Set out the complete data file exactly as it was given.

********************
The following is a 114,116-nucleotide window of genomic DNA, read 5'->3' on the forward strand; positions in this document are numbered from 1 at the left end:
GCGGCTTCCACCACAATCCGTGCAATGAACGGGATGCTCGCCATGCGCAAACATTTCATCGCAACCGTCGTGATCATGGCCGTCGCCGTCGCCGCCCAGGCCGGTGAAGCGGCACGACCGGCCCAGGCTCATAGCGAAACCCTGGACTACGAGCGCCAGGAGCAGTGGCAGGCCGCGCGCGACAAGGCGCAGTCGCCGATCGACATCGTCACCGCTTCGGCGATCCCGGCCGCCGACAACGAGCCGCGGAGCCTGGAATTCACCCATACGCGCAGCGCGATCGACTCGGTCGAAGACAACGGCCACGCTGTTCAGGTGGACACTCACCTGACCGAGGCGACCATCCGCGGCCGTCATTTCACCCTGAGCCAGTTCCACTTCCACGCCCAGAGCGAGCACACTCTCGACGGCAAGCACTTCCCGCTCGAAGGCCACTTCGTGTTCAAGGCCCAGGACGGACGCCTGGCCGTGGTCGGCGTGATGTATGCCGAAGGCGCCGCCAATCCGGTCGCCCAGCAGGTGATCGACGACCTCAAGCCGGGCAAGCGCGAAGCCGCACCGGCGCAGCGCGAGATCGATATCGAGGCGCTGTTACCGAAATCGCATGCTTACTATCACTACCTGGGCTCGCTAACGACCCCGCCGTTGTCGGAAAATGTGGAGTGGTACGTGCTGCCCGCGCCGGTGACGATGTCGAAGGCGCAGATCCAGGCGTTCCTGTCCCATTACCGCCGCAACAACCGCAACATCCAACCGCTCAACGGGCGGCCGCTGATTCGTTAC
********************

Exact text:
The following is a 114,116-nucleotide window of genomic DNA, read 5'->3' on the forward strand; positions in this document are numbered from 1 at the left end:
GCGGCTTCCACCACAATCCGTGCAATGAACGGGATGCTCGCCATGCGCAAACATTTCATCGCAACCGTCGTGATCATGGCCGTCGCCGTCGCCGCCCAGGCCGGTGAAGCGGCACGACCGGCCCAGGCTCATAGCGAAACCCTGGACTACGAGCGCCAGGAGCAGTGGCAGGCCGCGCGCGACAAGGCGCAGTCGCCGATCGACATCGTCACCGCTTCGGCGATCCCGGCCGCCGACAACGAGCCGCGGAGCCTGGAATTCACCCATACGCGCAGCGCGATCGACTCGGTCGAAGACAACGGCCACGCTGTTCAGGTGGACACTCACCTGACCGAGGCGACCATCCGCGGCCGTCATTTCACCCTGAGCCAGTTCCACTTCCACGCCCAGAGCGAGCACACTCTCGACGGCAAGCACTTCCCGCTCGAAGGCCACTTCGTGTTCAAGGCCCAGGACGGACGCCTGGCCGTGGTCGGCGTGATGTATGCCGAAGGCGCCGCCAATCCGGTCGCCCAGCAGGTGATCGACGACCTCAAGCCGGGCAAGCGCGAAGCCGCACCGGCGCAGCGCGAGATCGATATCGAGGCGCTGTTACCGAAATCGCATGCTTACTATCACTACCTGGGCTCGCTAACGACCCCGCCGTTGTCGGAAAATGTGGAGTGGTACGTGCTGCCCGCGCCGGTGACGATGTCGAAGGCGCAGATCCAGGCGTTCCTGTCCCATTACCGCCGCAACAACCGCAACATCCAACCGCTCAACGGGCGGCCGCTGATTCGTTAC